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John Wheeler, WDAY, Published November 06 2013

Weather Talk:Melting of Arctic sea ice during summer continues

Most of the region surrounding the North Pole experiences thawing weather during summer, causing some of the Arctic sea ice to melt. With the beginning of careful satellite measurements over the pole in 1979, there has been an observed increase in summer melting.

Starting in 1999, the rate of summer melting increased. This past summer, however, brought less melting than has been observed over the past few years. The melt this summer, however, still ranks as the sixth greatest since 1979. The change is due to a colder, more stormy weather pattern around the Arctic late in the summer and is not likely a reversal of the increasing melting trend.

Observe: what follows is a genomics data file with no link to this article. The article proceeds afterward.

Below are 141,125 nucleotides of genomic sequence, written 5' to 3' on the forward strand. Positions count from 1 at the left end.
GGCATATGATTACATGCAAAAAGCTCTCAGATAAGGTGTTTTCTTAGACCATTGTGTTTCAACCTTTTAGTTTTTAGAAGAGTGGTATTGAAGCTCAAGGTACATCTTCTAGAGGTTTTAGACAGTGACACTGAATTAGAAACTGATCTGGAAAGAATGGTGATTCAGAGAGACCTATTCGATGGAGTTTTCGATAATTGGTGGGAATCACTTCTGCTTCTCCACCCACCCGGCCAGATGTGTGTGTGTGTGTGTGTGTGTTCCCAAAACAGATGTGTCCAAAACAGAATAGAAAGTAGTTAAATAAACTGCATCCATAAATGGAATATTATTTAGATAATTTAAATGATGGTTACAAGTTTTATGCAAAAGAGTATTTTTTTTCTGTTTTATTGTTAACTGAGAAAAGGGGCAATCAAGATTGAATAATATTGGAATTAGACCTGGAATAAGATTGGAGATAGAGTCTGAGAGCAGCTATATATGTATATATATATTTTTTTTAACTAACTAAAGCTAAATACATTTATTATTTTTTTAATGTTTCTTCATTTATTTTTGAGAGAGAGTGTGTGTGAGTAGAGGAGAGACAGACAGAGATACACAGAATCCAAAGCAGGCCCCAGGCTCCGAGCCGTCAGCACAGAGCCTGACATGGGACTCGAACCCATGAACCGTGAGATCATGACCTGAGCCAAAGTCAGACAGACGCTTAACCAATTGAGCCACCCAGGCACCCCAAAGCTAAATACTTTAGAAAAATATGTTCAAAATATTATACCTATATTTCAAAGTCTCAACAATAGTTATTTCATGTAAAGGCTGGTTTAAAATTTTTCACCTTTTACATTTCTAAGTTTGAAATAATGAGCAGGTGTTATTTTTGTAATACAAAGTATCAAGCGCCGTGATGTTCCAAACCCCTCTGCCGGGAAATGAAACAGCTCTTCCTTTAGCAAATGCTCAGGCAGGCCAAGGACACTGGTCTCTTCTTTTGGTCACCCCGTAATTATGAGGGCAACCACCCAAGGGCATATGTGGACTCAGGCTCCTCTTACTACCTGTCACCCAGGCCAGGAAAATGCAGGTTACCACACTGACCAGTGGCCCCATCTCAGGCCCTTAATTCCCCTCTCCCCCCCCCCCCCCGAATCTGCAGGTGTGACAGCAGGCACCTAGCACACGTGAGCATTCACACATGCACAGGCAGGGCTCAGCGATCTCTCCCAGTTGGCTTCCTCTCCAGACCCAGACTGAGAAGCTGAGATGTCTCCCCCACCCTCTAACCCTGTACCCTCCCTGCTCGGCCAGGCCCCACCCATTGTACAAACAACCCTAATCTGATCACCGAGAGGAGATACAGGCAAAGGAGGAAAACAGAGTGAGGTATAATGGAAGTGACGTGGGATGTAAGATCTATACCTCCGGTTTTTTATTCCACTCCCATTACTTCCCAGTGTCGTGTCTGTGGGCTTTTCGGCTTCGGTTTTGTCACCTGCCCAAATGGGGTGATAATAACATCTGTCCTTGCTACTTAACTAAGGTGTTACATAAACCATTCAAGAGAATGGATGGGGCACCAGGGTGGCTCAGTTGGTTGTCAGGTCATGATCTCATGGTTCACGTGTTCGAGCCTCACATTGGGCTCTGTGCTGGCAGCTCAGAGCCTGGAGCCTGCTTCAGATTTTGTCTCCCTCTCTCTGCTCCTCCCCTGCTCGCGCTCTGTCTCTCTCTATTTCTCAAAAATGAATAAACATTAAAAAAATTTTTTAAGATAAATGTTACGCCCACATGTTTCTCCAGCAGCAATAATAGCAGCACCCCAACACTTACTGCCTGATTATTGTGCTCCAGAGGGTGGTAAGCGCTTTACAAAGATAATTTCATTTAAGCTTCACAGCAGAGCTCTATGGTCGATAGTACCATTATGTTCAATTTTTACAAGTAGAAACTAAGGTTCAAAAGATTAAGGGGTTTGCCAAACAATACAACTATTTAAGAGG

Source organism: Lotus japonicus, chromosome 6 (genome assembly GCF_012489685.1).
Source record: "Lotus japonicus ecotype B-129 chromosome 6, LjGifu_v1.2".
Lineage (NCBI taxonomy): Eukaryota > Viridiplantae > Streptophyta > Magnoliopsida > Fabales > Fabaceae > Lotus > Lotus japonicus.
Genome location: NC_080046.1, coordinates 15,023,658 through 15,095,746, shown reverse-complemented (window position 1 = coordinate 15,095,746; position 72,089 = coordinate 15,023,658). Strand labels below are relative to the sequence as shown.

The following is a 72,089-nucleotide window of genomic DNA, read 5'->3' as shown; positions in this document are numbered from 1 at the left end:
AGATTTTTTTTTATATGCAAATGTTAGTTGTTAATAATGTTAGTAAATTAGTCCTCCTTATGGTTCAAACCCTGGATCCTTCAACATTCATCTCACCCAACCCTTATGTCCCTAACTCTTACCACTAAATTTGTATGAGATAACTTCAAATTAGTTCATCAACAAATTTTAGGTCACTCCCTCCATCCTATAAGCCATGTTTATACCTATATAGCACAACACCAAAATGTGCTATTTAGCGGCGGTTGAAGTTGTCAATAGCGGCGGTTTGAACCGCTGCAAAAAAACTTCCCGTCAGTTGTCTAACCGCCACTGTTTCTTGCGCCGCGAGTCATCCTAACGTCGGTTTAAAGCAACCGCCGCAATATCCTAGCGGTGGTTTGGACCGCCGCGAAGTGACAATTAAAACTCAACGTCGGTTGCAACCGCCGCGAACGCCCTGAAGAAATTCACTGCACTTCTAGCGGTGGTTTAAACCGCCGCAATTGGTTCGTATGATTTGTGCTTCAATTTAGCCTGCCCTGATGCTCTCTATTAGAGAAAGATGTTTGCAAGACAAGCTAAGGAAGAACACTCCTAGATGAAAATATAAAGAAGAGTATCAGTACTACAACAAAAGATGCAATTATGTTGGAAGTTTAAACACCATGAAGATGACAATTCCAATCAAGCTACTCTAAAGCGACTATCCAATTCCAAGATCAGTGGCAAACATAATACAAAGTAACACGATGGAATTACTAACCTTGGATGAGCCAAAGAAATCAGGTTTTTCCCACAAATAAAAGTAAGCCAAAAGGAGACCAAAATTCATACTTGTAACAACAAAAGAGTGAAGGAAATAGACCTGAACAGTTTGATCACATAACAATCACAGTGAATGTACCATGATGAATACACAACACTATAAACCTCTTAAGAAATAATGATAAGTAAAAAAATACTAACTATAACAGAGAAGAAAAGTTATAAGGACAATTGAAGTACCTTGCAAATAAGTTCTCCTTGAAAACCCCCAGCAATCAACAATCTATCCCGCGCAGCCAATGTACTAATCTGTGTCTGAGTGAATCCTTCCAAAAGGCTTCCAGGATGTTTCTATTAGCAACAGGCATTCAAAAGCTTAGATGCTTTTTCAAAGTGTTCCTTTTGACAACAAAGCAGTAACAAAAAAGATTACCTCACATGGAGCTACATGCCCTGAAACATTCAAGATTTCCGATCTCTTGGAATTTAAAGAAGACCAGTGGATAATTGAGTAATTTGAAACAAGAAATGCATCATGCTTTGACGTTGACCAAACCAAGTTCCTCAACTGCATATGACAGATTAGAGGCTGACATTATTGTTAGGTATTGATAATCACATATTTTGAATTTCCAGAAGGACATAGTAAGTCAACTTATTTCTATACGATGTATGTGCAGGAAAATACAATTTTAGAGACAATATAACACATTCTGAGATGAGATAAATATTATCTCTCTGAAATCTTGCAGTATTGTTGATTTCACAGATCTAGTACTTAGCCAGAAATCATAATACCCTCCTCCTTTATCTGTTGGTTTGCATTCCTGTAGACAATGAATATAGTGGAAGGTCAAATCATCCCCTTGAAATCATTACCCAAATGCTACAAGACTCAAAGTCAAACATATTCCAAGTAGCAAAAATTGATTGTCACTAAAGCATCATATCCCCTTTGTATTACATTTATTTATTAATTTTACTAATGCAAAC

It should be noted that Arctic winters remain cold, and the Arctic sea ice still refreezes each winter. However, there is considerably less ice at the end of each summer compared to 20 years ago. There is also a measurable thinning of the sea ice in the Arctic.

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